Typhoid fever is an infection caused by a bacterium called Salmonella typhi. It is acquired by faecal-oral spread (when people don’t wash their hands properly after going to the toilet and then handle food or drinks), or via faecal contamination of food and water. Most cases of typhoid fever in Australia occur in travellers returning from developing countries.
Typhoid fever is different from salmonellosis (salmonella poisoning) which is caused by non-typhoidal salmonella bacteria.
Typhoid fever symptoms
The symptoms include a high fever (39°C to 40°C), which can last several days, plus headache, fatigue, muscle pains and constipation or diarrhoea. There is an incubation period (before symptoms develop) of one to 3 weeks. The diagnosis of this disease depends on finding Salmonella typhi in blood or stool specimens.
Salmonella typhi can continue to be excreted in the stools of some people after they have recovered from typhoid. These people are called carriers and can infect others.
The severity of typhoid fever varies; some people become extremely ill with widespread infection and other complications. Most people in developed countries recover with treatment, but without treatment the fatality rate can reach as high as 20 per cent.
The risk of infection is increased in areas where many people are carriers and where there is poor hygiene. For travellers, eating out in rural areas or living rough make faecal-oral transmission of any infectious disease more likely.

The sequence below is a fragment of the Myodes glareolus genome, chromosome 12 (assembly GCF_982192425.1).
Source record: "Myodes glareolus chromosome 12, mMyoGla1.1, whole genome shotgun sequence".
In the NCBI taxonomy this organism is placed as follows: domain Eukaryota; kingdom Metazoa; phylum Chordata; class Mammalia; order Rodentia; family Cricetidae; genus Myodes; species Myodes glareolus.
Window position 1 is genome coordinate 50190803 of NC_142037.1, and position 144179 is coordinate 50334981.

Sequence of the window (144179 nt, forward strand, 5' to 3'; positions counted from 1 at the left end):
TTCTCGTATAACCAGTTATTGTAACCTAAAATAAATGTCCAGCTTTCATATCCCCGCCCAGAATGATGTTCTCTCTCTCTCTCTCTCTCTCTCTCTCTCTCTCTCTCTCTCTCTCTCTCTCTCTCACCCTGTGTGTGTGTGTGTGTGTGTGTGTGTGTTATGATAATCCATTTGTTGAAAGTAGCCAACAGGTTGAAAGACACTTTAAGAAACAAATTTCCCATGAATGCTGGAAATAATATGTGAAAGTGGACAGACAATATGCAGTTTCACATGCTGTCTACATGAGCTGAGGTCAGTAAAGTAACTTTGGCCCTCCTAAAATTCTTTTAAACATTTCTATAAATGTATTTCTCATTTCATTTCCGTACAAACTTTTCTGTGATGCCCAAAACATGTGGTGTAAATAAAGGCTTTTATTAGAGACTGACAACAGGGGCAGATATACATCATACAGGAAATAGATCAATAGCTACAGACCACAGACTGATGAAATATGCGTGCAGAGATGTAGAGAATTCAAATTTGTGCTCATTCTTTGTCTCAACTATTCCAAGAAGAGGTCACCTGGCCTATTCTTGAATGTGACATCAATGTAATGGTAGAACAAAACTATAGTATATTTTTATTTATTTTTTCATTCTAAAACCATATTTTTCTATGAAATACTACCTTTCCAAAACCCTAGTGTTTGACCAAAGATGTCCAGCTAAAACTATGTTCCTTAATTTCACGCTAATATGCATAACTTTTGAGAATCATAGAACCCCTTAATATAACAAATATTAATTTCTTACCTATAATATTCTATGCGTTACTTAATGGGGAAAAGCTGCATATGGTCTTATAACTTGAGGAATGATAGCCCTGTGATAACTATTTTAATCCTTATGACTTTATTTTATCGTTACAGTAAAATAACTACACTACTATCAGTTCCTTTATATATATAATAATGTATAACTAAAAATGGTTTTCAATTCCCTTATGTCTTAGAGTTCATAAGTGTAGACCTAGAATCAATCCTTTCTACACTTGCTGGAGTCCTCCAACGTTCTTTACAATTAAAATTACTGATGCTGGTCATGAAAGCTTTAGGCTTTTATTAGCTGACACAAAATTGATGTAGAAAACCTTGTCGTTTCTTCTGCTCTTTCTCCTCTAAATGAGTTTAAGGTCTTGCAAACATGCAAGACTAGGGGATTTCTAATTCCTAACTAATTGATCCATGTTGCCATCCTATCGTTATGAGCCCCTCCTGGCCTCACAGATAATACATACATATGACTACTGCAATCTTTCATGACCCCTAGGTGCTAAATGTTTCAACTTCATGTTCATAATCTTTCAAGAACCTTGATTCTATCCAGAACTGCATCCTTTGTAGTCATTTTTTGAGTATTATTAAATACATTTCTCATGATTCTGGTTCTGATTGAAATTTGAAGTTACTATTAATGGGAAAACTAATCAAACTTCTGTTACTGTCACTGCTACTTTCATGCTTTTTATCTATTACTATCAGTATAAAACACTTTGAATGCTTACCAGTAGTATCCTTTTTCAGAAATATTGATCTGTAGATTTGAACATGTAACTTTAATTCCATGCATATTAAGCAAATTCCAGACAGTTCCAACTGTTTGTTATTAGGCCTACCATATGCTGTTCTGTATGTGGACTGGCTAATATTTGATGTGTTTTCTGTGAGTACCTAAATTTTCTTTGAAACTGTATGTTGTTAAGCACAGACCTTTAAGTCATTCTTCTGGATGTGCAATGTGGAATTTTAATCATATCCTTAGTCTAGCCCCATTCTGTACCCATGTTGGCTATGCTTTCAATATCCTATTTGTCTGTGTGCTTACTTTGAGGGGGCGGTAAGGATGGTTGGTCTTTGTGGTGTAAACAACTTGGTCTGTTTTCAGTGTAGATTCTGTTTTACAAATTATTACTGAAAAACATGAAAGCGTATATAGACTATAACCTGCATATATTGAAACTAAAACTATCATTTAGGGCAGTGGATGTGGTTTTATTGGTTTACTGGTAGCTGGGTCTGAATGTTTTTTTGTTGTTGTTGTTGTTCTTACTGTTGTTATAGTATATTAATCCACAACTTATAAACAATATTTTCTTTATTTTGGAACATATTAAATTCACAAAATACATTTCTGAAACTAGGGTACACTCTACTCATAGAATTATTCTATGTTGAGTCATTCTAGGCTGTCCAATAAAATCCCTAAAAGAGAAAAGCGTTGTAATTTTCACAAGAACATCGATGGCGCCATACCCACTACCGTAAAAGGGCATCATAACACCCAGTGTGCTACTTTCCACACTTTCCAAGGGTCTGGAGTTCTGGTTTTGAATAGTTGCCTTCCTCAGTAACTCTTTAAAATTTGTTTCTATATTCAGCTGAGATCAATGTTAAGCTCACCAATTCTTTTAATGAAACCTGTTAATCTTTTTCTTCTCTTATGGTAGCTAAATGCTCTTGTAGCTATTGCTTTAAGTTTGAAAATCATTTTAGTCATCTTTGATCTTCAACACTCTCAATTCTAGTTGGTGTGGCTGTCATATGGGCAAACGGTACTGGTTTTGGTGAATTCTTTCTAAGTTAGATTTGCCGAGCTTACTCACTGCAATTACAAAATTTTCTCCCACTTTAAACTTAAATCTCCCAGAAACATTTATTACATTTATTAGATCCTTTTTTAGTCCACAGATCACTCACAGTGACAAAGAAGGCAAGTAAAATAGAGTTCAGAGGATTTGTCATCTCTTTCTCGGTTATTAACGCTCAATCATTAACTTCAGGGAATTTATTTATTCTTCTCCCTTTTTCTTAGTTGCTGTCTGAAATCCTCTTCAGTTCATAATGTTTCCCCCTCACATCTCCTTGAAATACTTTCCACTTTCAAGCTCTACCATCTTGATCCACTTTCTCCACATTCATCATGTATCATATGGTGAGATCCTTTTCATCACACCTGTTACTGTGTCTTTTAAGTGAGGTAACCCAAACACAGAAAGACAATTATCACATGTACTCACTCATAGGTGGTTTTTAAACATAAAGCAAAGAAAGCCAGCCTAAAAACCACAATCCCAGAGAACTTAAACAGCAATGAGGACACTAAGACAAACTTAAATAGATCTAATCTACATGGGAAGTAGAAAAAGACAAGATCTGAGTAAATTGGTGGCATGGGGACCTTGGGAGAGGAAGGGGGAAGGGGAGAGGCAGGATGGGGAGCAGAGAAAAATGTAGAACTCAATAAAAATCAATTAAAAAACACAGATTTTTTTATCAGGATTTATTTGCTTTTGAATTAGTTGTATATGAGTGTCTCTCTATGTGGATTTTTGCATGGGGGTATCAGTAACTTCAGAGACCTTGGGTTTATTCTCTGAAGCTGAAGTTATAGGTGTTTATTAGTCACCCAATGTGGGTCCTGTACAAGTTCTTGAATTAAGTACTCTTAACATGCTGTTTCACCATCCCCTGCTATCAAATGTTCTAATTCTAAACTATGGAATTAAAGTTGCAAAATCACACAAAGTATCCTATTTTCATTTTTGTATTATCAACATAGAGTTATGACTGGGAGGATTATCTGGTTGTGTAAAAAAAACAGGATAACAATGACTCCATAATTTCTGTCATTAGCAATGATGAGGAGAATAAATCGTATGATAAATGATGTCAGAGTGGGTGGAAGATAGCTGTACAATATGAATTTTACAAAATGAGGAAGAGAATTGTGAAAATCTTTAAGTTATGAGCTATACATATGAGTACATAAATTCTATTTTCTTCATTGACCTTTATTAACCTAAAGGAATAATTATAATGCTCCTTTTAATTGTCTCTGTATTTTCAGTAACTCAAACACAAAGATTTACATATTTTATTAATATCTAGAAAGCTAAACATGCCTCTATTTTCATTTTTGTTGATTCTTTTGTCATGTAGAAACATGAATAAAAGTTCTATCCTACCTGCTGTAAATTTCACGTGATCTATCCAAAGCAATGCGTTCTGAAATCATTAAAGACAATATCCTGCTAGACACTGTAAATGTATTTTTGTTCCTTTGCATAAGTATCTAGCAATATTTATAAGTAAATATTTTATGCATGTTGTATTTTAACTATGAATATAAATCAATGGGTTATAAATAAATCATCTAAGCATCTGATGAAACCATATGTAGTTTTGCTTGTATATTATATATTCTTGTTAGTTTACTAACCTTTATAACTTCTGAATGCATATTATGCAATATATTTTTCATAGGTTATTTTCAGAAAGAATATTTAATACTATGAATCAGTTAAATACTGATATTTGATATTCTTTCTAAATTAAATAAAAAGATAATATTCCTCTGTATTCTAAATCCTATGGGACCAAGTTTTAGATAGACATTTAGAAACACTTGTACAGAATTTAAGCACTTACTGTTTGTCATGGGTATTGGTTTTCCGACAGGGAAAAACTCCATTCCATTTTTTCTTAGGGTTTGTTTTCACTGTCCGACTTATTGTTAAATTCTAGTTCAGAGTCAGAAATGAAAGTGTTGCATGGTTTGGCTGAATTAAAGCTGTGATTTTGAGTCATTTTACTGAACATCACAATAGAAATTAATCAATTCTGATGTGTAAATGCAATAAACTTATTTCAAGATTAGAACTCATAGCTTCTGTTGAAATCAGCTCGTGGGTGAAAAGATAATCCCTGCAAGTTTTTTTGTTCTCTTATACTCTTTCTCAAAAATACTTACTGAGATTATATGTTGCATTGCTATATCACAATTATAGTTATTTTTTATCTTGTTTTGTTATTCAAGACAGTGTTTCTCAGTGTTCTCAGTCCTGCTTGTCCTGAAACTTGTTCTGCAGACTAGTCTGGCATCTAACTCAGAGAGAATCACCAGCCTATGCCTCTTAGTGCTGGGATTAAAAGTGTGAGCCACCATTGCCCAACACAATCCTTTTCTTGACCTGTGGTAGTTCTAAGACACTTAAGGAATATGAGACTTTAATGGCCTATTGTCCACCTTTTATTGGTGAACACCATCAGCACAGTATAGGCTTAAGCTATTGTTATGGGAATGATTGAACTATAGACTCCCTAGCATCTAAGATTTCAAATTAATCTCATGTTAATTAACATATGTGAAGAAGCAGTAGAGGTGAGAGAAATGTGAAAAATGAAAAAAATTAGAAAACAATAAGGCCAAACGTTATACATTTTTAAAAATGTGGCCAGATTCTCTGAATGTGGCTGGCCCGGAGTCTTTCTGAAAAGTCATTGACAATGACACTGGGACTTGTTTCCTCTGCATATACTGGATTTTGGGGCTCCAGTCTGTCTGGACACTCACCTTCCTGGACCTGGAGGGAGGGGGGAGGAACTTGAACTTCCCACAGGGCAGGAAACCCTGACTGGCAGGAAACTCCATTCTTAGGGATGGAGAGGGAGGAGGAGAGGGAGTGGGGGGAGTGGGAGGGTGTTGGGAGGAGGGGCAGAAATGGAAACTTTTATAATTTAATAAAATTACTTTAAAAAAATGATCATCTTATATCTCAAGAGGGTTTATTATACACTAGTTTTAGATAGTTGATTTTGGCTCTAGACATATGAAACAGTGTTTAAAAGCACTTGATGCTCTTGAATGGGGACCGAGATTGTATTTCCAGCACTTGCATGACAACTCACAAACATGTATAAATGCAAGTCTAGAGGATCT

Preventing typhoid fever
There are 2 routes of administering typhoid vaccine: by injection or by mouth (oral).
A 3-dose oral vaccine is available in Australia for use in people 6 years of age and older; the length of time it provides protection is not well defined, but booster doses are recommended every 3 years.
There are 2 injectable vaccines available in Australia and both provide protection for 3 years. There is also a combination injectable vaccine that includes both typhoid and hepatitis A.
Typhoid vaccination should be given to people over 2 years of age who are travelling to countries where the risk of typhoid fever is high, especially those who will be exposed to poor hygiene and unsafe drinking water, those staying in rural areas, and travellers intending to stay longer than a month.
Treatment of typhoid fever is with vigilant fluid replacement and adequate nutrition, as well as antibiotics. In recent years, Salmonella typhi has developed resistance to many antibiotics, so testing is required to check that the antibiotic prescribed will be effective.
Last Reviewed: 12/09/2012
Your Doctor. Dr Michael Jones, Medical Editor.
1. Australian Government Department of Health and Ageing, National Health and Medical Research Council. The Australian Immunisation Handbook, 9th Edition. 3.23 Typhoid (updated 2008, Mar 26). http://www.immunise.health.gov.au/internet/immunise/publishing.nsf/Content/Handbook-typhoid (accessed Sep 2012).
2. Centers for Disease Control and Prevention (CDC). Typhoid fever: general information (updated 5 Oct 2010). http://www.cdc.gov/nczved/divisions/dfbmd/diseases/typhoid_fever/ (accessed Sep 2012).
3. Centers for Disease Control and Prevention (CDC). Typhoid fever: technical information (updated 5 Oct 2010). http://www.cdc.gov/nczved/divisions/dfbmd/diseases/typhoid_fever/technical.html (accessed Sep 2012).